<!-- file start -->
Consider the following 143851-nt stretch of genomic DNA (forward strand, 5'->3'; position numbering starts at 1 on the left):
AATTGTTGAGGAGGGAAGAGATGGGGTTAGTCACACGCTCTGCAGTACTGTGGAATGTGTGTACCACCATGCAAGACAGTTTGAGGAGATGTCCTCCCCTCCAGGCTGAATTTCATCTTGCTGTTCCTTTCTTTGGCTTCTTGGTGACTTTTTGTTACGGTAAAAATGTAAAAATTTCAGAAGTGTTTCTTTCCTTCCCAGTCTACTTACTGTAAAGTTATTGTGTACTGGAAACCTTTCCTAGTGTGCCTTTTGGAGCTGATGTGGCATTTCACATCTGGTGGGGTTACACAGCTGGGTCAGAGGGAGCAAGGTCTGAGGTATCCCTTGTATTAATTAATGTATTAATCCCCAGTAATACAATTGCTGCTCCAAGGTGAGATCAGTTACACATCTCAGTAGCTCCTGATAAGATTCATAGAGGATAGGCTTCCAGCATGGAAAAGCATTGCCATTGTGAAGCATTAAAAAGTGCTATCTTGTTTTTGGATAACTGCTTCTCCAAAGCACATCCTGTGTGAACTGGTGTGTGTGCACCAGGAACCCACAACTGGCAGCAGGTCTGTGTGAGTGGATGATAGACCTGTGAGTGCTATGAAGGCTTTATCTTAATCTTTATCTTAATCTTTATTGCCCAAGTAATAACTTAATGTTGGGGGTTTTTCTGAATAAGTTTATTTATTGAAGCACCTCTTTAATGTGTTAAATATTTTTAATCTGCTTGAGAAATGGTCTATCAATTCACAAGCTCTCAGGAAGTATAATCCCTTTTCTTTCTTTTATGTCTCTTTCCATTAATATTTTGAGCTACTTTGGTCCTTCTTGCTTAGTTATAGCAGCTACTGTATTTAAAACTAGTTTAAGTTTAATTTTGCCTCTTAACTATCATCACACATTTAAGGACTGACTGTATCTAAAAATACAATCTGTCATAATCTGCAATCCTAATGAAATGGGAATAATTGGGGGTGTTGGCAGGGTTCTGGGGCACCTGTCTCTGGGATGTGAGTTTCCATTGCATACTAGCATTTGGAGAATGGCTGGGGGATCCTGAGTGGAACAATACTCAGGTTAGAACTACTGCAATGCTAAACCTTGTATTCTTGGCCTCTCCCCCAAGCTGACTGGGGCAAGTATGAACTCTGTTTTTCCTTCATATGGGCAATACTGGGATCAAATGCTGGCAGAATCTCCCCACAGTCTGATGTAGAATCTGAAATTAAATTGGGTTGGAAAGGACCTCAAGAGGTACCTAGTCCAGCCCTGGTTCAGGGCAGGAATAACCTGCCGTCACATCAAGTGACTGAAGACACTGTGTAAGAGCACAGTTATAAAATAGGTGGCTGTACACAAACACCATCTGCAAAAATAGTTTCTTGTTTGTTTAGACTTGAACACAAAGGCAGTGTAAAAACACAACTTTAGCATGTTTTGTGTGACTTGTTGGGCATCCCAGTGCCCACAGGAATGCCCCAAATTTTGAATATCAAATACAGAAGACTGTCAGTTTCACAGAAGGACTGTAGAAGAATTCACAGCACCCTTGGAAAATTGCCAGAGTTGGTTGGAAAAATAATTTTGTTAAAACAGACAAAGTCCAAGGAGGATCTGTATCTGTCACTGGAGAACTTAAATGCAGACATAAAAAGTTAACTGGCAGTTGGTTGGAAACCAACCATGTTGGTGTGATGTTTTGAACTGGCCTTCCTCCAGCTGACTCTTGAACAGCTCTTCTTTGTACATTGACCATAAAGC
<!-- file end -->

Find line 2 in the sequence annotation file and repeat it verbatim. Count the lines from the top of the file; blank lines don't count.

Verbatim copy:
AATTGTTGAGGAGGGAAGAGATGGGGTTAGTCACACGCTCTGCAGTACTGTGGAATGTGTGTACCACCATGCAAGACAGTTTGAGGAGATGTCCTCCCCTCCAGGCTGAATTTCATCTTGCTGTTCCTTTCTTTGGCTTCTTGGTGACTTTTTGTTACGGTAAAAATGTAAAAATTTCAGAAGTGTTTCTTTCCTTCCCAGTCTACTTACTGTAAAGTTATTGTGTACTGGAAACCTTTCCTAGTGTGCCTTTTGGAGCTGATGTGGCATTTCACATCTGGTGGGGTTACACAGCTGGGTCAGAGGGAGCAAGGTCTGAGGTATCCCTTGTATTAATTAATGTATTAATCCCCAGTAATACAATTGCTGCTCCAAGGTGAGATCAGTTACACATCTCAGTAGCTCCTGATAAGATTCATAGAGGATAGGCTTCCAGCATGGAAAAGCATTGCCATTGTGAAGCATTAAAAAGTGCTATCTTGTTTTTGGATAACTGCTTCTCCAAAGCACATCCTGTGTGAACTGGTGTGTGTGCACCAGGAACCCACAACTGGCAGCAGGTCTGTGTGAGTGGATGATAGACCTGTGAGTGCTATGAAGGCTTTATCTTAATCTTTATCTTAATCTTTATTGCCCAAGTAATAACTTAATGTTGGGGGTTTTTCTGAATAAGTTTATTTATTGAAGCACCTCTTTAATGTGTTAAATATTTTTAATCTGCTTGAGAAATGGTCTATCAATTCACAAGCTCTCAGGAAGTATAATCCCTTTTCTTTCTTTTATGTCTCTTTCCATTAATATTTTGAGCTACTTTGGTCCTTCTTGCTTAGTTATAGCAGCTACTGTATTTAAAACTAGTTTAAGTTTAATTTTGCCTCTTAACTATCATCACACATTTAAGGACTGACTGTATCTAAAAATACAATCTGTCATAATCTGCAATCCTAATGAAATGGGAATAATTGGGGGTGTTGGCAGGGTTCTGGGGCACCTGTCTCTGGGATGTGAGTTTCCATTGCATACTAGCATTTGGAGAATGGCTGGGGGATCCTGAGTGGAACAATACTCAGGTTAGAACTACTGCAATGCTAAACCTTGTATTCTTGGCCTCTCCCCCAAGCTGACTGGGGCAAGTATGAACTCTGTTTTTCCTTCATATGGGCAATACTGGGATCAAATGCTGGCAGAATCTCCCCACAGTCTGATGTAGAATCTGAAATTAAATTGGGTTGGAAAGGACCTCAAGAGGTACCTAGTCCAGCCCTGGTTCAGGGCAGGAATAACCTGCCGTCACATCAAGTGACTGAAGACACTGTGTAAGAGCACAGTTATAAAATAGGTGGCTGTACACAAACACCATCTGCAAAAATAGTTTCTTGTTTGTTTAGACTTGAACACAAAGGCAGTGTAAAAACACAACTTTAGCATGTTTTGTGTGACTTGTTGGGCATCCCAGTGCCCACAGGAATGCCCCAAATTTTGAATATCAAATACAGAAGACTGTCAGTTTCACAGAAGGACTGTAGAAGAATTCACAGCACCCTTGGAAAATTGCCAGAGTTGGTTGGAAAAATAATTTTGTTAAAACAGACAAAGTCCAAGGAGGATCTGTATCTGTCACTGGAGAACTTAAATGCAGACATAAAAAGTTAACTGGCAGTTGGTTGGAAACCAACCATGTTGGTGTGATGTTTTGAACTGGCCTTCCTCCAGCTGACTCTTGAACAGCTCTTCTTTGTACATTGACCATAAAGC